Here is the video from the Climate Council, with Tim Flannery, Amanda McKenzie and Dean Miller on the disastrous bleaching of the Great Barrier Reef.
Graham Readfearn has written about how Ben Webster at the anti-environment newspaper, The Australian, tried to downplay the disaster.
How can people like that live with themselves? Their only reward is getting promoted on climate conspiracy blogs like WUWT (archived here), where deniers can't wait for the reef's total destruction. (There was even a recent WUWT article by Jim Steele who as usual misreported science to argue that coral bleaching is a good thing! He can't wait for the sixth major extinction.)
The most serious bleaching event on record
According to the Great Barrier Reef Marine Park Authority (GBRMPA):
AIMS Chief Executive John Gunn said there was no doubt this was the most serious bleaching event to hit the Reef on record, and that it was related to a combination of warming of our planet’s oceans and a major El Niño.It's reported that 25% of the coral has not just been damaged, it has died. If 25% doesn't sound a lot, how about one quarter? And that one quarter isn't evenly spread. The GBRMPA put some numbers on the damage:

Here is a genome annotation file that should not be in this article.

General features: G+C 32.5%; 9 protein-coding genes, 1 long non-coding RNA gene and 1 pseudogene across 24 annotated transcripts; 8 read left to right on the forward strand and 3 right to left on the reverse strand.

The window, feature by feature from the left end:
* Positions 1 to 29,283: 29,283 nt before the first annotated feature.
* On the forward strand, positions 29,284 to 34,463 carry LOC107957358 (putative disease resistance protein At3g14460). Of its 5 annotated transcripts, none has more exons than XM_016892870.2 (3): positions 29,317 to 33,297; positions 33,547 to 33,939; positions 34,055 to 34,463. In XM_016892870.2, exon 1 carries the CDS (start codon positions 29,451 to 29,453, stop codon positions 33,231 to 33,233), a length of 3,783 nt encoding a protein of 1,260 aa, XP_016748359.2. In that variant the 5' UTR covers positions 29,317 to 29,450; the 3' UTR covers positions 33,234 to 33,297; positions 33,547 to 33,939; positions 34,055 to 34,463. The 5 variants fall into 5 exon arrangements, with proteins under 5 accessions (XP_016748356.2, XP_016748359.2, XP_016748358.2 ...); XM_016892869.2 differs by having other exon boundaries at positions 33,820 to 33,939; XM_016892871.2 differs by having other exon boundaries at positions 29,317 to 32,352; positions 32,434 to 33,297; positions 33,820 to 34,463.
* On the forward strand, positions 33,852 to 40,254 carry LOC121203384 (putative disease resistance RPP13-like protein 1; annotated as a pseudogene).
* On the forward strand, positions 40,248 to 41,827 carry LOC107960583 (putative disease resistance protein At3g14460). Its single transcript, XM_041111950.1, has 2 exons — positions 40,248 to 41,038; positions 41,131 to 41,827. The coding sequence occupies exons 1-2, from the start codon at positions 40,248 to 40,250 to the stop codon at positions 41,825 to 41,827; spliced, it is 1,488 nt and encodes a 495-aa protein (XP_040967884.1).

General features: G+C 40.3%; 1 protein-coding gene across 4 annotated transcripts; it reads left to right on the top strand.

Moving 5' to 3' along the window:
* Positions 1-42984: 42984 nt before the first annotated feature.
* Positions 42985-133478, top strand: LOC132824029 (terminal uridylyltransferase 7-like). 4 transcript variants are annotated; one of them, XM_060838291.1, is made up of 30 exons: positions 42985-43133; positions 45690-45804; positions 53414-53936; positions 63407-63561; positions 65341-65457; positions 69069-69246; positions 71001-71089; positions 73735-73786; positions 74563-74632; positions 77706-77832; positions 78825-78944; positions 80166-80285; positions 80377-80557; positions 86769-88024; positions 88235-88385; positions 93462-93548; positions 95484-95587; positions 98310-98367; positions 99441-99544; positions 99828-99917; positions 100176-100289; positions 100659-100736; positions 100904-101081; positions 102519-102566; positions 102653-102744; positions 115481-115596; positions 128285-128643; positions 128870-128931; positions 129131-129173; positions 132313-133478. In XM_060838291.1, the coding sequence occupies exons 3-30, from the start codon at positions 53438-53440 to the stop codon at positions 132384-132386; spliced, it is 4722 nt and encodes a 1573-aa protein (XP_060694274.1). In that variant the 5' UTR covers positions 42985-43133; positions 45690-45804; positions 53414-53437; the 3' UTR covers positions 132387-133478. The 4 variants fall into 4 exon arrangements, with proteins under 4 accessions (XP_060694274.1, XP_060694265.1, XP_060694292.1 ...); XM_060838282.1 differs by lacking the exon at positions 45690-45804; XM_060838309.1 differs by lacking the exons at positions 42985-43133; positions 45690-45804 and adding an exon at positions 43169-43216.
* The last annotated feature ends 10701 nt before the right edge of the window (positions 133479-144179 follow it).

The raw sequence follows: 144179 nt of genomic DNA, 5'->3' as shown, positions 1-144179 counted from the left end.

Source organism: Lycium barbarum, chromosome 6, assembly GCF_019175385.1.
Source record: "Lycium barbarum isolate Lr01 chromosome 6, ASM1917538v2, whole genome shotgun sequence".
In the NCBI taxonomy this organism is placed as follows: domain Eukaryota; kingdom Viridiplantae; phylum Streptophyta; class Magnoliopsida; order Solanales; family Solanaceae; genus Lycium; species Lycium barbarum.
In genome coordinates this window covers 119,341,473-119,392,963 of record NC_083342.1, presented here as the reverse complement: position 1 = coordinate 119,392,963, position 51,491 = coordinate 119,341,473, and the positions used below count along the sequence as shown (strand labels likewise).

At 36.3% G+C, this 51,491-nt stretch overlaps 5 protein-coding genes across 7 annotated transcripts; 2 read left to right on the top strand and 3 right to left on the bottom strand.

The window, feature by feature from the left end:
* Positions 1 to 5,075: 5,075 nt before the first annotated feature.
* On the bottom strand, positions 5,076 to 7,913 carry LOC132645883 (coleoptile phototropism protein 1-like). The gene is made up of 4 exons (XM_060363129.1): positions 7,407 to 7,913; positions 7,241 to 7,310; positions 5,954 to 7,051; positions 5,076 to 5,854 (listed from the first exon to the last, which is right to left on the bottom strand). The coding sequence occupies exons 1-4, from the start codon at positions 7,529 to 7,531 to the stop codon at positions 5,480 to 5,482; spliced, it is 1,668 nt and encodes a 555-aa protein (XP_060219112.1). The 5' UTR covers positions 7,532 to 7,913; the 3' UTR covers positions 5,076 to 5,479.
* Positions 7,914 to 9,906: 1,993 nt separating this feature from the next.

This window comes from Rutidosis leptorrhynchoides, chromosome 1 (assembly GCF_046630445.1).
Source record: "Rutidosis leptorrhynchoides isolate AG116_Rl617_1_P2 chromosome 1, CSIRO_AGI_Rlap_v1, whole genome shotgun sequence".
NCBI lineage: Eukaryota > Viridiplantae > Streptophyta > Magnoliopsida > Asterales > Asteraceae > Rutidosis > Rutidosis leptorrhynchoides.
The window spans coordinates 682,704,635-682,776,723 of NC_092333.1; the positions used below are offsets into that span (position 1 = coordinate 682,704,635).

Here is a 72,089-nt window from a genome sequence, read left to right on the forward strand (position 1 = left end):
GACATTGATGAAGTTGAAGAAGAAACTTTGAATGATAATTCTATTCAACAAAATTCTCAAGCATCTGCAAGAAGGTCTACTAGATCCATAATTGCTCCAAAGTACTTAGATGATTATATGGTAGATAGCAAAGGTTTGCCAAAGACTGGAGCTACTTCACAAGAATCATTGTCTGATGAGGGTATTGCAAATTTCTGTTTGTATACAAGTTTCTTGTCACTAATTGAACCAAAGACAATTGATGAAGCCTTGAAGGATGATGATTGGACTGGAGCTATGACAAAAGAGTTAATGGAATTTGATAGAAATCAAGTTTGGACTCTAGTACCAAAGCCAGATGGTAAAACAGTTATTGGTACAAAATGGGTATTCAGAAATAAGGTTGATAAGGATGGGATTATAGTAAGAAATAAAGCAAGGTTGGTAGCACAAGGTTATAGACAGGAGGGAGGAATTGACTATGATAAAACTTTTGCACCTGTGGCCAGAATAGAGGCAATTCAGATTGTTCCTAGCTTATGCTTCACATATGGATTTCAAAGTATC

Based on the results of in-water surveys to date, the average coral loss within each management area is:Those numbers aren't just bleaching. They are mortality numbers. Dead coral! The GBRMPA article has more:
- 50 per cent in the Far Northern Management Area (from the tip of Cape York to just north of Lizard Island)
- 16 per cent in the Cairns–Cooktown Management Area (Lizard Island to Tully). (Note: Surveys around Lizard Island were conducted in March. More recent reports indicate mortality levels are likely to be higher in this management area.)
- 3 per cent in the Townsville–Whitsunday Management Area (Tully to Mackay)
- 0 per cent in the Mackay–Capricorn Management Area (Mackay to Bundaberg).
...based on our combined results so far, the overall mortality is 22 per cent — and about 85 per cent of that die-off has occurred in the far north between the tip of Cape York and just north of Lizard Island, 250 kilometres north of Cairns.
The authority is hopeful that the less damaged areas down south will recover quickly. It won't be known for some time how the northern areas will fare. If bleaching events happen more frequently (as has been happening) then we're probably going to lose a lot of the reef over coming decades, because there won't be enough time for it to recover.
Here is a map so you can see where the impact is worst. Port Douglas, a favourite holiday destination for viewing the reef, is down the bottom of the red zone, about an hour north of Cairns.
|Map showing the different zones of the Great Barrier Reef. Source: GBRMPA|
Australia's reefs aren't the only ones at risk. Below are two maps from NOAA's coral reef watch program - the weekly alert. The first is the reefs at 90% threat level, and the second at 60% risk of bleaching: